Posted by: arbeam | March 19, 2013

USS Ronald Reagan Homeward Bound

USS Ronald Reagan Departing PSNS

USS Ronald Reagan Departing PSNS

Qual question: What is the function of the Flag painted mast above the cars on the right side of the picture.

The “Belknap Pole” was established on carriers after the USS Belknap (CG-26) collided with the USS John F  Kennedy (CVA-67) on November 22, 1975. Since the Island of the carrier is offset to starboard it is difficult for the Officer of the Deck to visually determine the true course of the ship.  The Belknap Pole, on the starboard side of the ship just forward of the island, provides a visual reference of the ships true heading.

USS Forrestal Belknap Pole

USS Forrestal Belknap Pole

Six Belknap sailors and one Kennedy sailor died as a result of the collision.

Following a port call at Catania, Sicily (1-3 October 1975), John F. Kennedy participated in a National Week exercise with Italian and other NATO forces (4-8 October), and then transited to the Strait of Messina (9-13 October), and, ultimately, reached Naples, out of which she conducted cyclic operations in the Tyrrhenian Sea during the latter part of October and in mid-November.

During the third such cycle of operations that began on 19 November 1975, on 22 November, at 2159 local time, the guided missile cruiser Belknap (CG-26), while maneuvering to take her station on John F. Kennedy during the night’s last recovery operations, collided with her approximately 70 nautical miles east of Sicily. On board the carrier, a severe fuel fire blazed up the port side, and although firefighters contained the blaze there inside of 10 minutes, but a receiving room below burned for several hours. At one point, heavy smoke forced the evacuation of all the carrier’s fire rooms, forcing her to go dead in the water. Temporarily hors de combat, John F. Kennedy diverted all flights to Naval Air Facility Sigonella, with the exception of her embarked SH-3Ds from HS-11 that supported the unfolding rescue and relief operations.

John F. Kennedy’s overhanging angled deck, however, had ripped into Belknap’s superstructure from her bridge aft as the cruiser passed beneath it. JP-5 fuel from ruptured lines in the port catwalk sprayed onto severed electrical wiring in her gaping wound. Flames engulfed the damaged areas of the cruiser, and within minutes, Belknap’s entire amidships superstructure was an inferno. Shortly after the fire began, boats from other vessels operating with John F. Kennedy and Belknap began to pull alongside the burning ship, often with complete disregard for their own safety. Ammunition from Belknap’s three-inch ready storage locker, located amidships, cooked off, hurling fiery fragments into the air and splashing around the rescue boats. Undaunted, the rescuers pulled out the seriously wounded and delivered fire-fighting supplies to the sailors who refused to surrender their ship to the conflagration. Guided missile destroyer Claude V. Ricketts and destroyer Bordelon (DD-881) moved in on both sides of Belknap, their men directing fire hoses into the amidships area that the stricken ship’s crew could not reach. Claude V. Ricketts moved in and secured alongside Belknap’s port side, and evacuated the injured while fragments from exploding ammunition showered down upon her weather decks. Frigate Pharris (FF-1094) closed in the carrier’s port side to provide fire-fighting assistance.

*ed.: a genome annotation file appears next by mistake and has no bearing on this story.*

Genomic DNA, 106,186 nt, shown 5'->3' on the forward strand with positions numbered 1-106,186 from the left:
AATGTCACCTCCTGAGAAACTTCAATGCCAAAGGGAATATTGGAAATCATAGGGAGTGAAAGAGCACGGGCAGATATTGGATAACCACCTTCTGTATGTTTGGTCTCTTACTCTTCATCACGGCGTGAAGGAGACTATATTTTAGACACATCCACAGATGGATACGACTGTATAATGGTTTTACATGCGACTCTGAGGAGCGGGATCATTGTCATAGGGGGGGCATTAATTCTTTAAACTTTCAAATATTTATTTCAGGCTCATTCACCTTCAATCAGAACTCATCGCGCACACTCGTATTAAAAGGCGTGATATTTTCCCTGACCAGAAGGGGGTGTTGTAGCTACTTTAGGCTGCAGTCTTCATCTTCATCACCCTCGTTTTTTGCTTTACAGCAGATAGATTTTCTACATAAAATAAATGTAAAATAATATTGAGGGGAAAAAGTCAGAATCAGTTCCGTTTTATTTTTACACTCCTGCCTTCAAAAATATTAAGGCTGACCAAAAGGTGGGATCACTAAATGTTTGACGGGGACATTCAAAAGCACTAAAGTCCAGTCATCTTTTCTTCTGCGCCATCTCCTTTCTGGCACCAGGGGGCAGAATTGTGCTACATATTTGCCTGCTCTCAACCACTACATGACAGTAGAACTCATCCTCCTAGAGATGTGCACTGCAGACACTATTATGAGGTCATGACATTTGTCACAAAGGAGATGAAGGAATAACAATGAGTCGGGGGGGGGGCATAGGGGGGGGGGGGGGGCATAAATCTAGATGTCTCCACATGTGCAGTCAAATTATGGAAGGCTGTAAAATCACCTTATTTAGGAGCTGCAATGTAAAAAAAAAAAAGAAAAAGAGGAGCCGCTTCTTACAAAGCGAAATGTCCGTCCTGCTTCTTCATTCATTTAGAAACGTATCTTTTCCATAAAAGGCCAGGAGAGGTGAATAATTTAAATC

Among the acts of heroism on board John F. Kennedy were those that earned recommended citations to Aviation Structural Mechanic (Structures) 3d Class Raymond A. Pabon, Aviation Structural Mechanic (Structures) Airman William L. Snyder, and Aviation Structural Mechanic (Hydraulics) 3d Class Harold T. Collier from VF-32. Airman James D. Lunn, of VA-72, having been issued an oxygen breathing apparatus, grabbed a hose and climbed up three levels to the source of a fire. Perceiving a dull red-orange glow of burning tires within the thick black smoke, Lunn trained his hose upon it until an explosion blew him backwards through a hatch, depositing him three decks below in a foot of water. He was taken to sickbay, where the carrier’s medical people treated his burned hands and lacerated right ear.

Sadly, John F. Kennedy lost one man, Yeoman 2d Class David A. Chivalette of CVW-1, to smoke inhalation; two men from VA-72 (one of whom was the aforementioned Airman Lunn), suffered injuries. Belknap lost seven men; 23 suffered serious injuries. HS-11’s Sea Kings flew over 36 hours of support flights, transferring 88 men, including 17 litter patients and 60 hurt, but ambulatory, sailors. Ultimately towed to Philadelphia, Belknap was decommissioned and rebuilt.

Naval History and Heritage Command


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